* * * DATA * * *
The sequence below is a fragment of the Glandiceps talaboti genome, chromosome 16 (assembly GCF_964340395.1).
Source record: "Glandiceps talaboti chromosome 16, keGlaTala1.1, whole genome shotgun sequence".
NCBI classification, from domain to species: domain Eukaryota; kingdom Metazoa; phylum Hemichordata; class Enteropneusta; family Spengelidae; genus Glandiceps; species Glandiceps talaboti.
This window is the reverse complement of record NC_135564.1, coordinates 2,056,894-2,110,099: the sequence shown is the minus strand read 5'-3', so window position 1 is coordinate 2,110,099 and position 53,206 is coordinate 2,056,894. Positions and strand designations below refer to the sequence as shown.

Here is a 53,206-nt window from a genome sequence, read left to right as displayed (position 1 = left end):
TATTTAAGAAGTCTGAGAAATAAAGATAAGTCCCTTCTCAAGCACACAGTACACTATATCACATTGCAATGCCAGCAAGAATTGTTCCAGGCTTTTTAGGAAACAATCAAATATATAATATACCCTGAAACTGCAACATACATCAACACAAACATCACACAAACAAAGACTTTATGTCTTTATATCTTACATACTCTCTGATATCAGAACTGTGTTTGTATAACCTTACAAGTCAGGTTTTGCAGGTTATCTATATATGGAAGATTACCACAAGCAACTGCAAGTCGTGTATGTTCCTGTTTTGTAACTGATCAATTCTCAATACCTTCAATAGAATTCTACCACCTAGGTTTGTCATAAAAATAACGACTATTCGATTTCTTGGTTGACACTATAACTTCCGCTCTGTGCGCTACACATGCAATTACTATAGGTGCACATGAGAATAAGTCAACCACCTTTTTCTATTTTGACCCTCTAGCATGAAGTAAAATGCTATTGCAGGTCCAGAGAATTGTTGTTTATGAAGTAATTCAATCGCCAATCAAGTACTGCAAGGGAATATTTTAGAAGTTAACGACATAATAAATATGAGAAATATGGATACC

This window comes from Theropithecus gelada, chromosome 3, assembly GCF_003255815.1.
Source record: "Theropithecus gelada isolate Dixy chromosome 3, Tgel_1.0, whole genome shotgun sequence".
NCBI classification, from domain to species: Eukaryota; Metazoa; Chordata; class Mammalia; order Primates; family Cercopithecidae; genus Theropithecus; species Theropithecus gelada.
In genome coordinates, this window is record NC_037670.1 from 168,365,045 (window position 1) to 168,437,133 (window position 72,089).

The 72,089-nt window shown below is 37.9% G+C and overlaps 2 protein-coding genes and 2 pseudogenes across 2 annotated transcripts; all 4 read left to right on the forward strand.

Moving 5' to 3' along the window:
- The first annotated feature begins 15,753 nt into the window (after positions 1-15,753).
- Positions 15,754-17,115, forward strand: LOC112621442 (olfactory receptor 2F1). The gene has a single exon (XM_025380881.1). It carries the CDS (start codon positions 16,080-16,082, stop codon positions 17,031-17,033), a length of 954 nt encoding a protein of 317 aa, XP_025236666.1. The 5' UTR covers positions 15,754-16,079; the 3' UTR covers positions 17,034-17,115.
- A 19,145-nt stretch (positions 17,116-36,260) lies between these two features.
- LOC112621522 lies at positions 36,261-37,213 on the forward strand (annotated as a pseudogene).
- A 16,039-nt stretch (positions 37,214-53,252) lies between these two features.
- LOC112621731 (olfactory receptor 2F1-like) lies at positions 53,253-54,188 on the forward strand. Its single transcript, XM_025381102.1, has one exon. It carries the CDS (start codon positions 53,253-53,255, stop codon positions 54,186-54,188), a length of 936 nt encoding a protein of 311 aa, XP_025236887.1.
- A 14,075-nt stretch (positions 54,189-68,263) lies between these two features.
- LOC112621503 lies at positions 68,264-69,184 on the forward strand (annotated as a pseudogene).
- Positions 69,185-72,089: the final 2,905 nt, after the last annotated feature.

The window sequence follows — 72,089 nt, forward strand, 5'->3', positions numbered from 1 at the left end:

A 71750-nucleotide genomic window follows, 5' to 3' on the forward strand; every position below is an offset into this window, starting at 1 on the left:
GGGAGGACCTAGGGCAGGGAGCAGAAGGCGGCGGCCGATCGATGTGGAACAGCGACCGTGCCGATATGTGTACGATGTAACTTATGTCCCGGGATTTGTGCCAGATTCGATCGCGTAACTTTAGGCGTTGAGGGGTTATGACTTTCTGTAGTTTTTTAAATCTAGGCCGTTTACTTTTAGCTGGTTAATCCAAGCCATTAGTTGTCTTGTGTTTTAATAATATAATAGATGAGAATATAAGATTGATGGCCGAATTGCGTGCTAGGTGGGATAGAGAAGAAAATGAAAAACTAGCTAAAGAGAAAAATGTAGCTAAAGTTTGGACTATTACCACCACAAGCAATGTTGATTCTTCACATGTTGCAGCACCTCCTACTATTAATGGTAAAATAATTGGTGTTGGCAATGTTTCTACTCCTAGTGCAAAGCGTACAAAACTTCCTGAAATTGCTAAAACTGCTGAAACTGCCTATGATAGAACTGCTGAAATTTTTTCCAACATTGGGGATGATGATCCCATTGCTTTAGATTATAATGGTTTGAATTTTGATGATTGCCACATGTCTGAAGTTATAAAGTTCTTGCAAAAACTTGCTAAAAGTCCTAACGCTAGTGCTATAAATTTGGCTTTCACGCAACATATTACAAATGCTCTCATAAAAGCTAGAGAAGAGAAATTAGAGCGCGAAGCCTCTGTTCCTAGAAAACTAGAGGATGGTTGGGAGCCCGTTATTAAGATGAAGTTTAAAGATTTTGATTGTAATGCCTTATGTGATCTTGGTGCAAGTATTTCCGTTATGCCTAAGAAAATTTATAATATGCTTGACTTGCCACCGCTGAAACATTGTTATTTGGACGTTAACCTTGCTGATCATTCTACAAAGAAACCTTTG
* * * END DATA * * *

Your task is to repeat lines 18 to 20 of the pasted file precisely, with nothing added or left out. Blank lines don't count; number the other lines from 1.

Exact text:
- LOC112621731 (olfactory receptor 2F1-like) lies at positions 53,253-54,188 on the forward strand. Its single transcript, XM_025381102.1, has one exon. It carries the CDS (start codon positions 53,253-53,255, stop codon positions 54,186-54,188), a length of 936 nt encoding a protein of 311 aa, XP_025236887.1.
- A 14,075-nt stretch (positions 54,189-68,263) lies between these two features.
- LOC112621503 lies at positions 68,264-69,184 on the forward strand (annotated as a pseudogene).